In the days after February 3rd, there was grief and despair and heartache, all the turmoil that was to be expected after a death, but, there was also something else, which was unexpected and surprising and, at times, more overwhelming than the grief and despair and heartache combined. There was a restlessness that struck in the days after February 3rd. Half of my brain was so used to being hyper-focused on Matt, and it no longer needed to be; and I didn’t know what to do with myself, what to do with that reserve of mental space and energy that had for so long been devoted purely to Matt. For the first time in months, I didn’t have to rush to Matt–I didn’t even know where exactly he was and who was with him. I didn’t have a nurse to call for a status update; he didn’t need to be checked on. Matt didn’t need me anymore and I wasn’t sure exactly who I was anymore if I wasn’t defined by taking care of Matt. The–maybe final–cruelty of brain cancer: losing your person while losing yourself.
These were the rawest days, the blurriest days, when I walked around the house and couldn’t remember what I did before brain cancer violated our life. These were the days when it felt as if an invisible curtain had fallen between me and the rest of the world, and I was seeing and hearing everything but as if through a filter. These were the days when I was sure something was wrong with my brain because it kept rejecting the idea that Matt was gone.
I remember the overwhelming certainty that someone had made a mistake—and maybe that someone was me. Maybe I had made a mistake in that quiet room in that low light and Matt wasn’t really gone; and if he wasn’t really gone, then we shouldn’t talk about death and funerals because that was morbid, and Matt and I never talked about death—we only talked about cures and miracles.
One year ago today, with no Matt to rush to, my mom and I took G and H to Target for the sole purpose of letting them pick out a toy that might make them smile for a little while. I remember walking through the aisles, looking at the other customers pushing their carts and thinking they had no idea that my world—our world—had crashed and shattered beyond repair, that I was a walking shell of a person among them. And I remember thinking how impossibly hard it was to walk around bearing the full weight of this story on my own—this story, which was full of triumphs and struggles, hopes and heartbreaks, this story which was so huge, and yet known by so few.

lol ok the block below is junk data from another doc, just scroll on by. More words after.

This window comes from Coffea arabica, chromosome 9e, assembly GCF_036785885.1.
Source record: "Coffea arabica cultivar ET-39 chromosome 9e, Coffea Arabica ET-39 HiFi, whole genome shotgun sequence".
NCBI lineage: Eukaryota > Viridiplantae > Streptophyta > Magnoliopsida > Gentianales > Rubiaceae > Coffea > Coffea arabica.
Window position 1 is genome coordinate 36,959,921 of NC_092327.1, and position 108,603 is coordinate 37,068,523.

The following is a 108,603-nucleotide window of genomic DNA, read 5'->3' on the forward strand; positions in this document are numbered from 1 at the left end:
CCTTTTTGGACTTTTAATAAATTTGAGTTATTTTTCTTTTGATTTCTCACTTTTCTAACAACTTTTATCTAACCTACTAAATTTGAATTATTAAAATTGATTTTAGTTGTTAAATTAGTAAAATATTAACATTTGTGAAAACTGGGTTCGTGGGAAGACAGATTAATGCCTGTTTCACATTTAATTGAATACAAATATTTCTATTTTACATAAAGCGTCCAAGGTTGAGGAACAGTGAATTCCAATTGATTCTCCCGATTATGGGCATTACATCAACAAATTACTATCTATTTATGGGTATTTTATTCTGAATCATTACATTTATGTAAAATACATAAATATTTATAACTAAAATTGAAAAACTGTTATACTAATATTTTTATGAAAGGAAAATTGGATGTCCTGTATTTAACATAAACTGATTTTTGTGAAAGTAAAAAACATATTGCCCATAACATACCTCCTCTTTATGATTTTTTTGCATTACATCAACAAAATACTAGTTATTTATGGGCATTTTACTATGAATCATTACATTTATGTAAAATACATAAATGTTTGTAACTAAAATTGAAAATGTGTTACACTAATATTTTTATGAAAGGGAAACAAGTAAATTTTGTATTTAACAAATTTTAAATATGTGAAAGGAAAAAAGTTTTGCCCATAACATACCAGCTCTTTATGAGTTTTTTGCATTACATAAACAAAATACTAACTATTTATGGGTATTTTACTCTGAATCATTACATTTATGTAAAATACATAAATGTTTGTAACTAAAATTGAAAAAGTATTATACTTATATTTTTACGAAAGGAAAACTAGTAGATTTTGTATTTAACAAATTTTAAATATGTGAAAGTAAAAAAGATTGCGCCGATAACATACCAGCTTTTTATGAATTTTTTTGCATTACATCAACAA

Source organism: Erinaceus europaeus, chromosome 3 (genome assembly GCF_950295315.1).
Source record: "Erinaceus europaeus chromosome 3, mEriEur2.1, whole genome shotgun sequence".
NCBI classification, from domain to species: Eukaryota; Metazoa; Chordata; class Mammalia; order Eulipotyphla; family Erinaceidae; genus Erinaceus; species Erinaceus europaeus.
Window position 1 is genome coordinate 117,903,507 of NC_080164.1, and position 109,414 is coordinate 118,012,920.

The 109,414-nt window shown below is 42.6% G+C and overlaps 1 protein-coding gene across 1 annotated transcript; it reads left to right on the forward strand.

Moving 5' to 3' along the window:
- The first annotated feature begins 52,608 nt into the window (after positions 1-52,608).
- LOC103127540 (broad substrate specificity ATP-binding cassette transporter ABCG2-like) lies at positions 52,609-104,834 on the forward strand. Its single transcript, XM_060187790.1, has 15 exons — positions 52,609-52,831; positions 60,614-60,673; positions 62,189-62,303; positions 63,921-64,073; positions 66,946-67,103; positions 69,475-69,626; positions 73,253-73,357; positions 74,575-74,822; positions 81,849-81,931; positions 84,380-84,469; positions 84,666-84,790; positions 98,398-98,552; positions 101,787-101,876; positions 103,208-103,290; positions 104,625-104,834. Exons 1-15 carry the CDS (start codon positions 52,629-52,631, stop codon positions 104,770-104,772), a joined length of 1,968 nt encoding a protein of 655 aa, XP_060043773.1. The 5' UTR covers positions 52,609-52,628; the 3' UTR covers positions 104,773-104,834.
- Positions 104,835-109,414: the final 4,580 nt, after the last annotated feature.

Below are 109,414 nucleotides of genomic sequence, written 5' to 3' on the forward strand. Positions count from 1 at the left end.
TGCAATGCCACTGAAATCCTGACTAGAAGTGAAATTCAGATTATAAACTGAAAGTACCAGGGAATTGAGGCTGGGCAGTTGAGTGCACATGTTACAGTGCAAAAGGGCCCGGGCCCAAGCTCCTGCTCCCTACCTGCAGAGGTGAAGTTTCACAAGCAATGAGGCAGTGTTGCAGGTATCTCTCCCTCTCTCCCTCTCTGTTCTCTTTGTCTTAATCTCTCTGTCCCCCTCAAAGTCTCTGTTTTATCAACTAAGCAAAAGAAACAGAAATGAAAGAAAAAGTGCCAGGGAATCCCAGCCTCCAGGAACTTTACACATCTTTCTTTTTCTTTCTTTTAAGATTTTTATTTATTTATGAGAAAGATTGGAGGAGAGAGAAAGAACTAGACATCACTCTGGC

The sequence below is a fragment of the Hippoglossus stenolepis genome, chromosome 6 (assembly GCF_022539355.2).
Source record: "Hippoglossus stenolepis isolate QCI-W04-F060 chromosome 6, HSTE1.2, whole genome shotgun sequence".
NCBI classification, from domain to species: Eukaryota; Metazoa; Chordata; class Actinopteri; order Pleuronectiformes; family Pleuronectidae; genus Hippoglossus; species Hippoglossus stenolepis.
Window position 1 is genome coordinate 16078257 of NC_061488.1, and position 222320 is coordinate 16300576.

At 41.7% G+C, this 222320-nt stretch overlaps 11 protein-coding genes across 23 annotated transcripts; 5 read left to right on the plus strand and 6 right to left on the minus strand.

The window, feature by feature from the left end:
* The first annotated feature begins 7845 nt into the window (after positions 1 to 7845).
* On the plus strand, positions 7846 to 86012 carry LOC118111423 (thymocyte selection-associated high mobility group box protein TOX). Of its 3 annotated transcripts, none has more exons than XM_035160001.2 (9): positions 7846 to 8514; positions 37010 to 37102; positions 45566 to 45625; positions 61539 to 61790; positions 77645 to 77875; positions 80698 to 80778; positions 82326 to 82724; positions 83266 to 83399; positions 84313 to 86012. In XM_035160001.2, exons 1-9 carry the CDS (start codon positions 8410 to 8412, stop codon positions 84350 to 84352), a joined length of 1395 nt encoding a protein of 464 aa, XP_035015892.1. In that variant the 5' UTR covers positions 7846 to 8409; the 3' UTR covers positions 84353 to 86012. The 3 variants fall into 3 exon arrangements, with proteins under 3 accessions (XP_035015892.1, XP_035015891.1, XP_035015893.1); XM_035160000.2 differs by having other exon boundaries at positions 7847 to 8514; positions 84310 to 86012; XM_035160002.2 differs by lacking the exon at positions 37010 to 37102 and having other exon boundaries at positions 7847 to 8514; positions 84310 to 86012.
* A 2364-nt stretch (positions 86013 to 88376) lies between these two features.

Some have said I’m brave for sharing our story. But I’m sure it’s the opposite. I think it’s easier to release the weight of this story day by day than walk around with the heaviness of it in my head. It’s easier for me to expose this story to the light, than to keep it in the dark. It was too hard to keep this story inside; the weight of it would have kept me anchored in those darkest days. I think, actually, it’s everyone who has followed along—so many since the beginning—that is brave, because this story, while full of hope, is tragic, and too many days hurt too much. And I think it’s brave to listen to someone else’s story with an open heart. I think it’s brave to give someone time and space to tell her heavy story. I think all of that is brave.
Two more stories remain in this project, two more days after today. Thank you so much for listening, for allowing me the space and time to tell this story; it made each day of an unbearable year more bearable.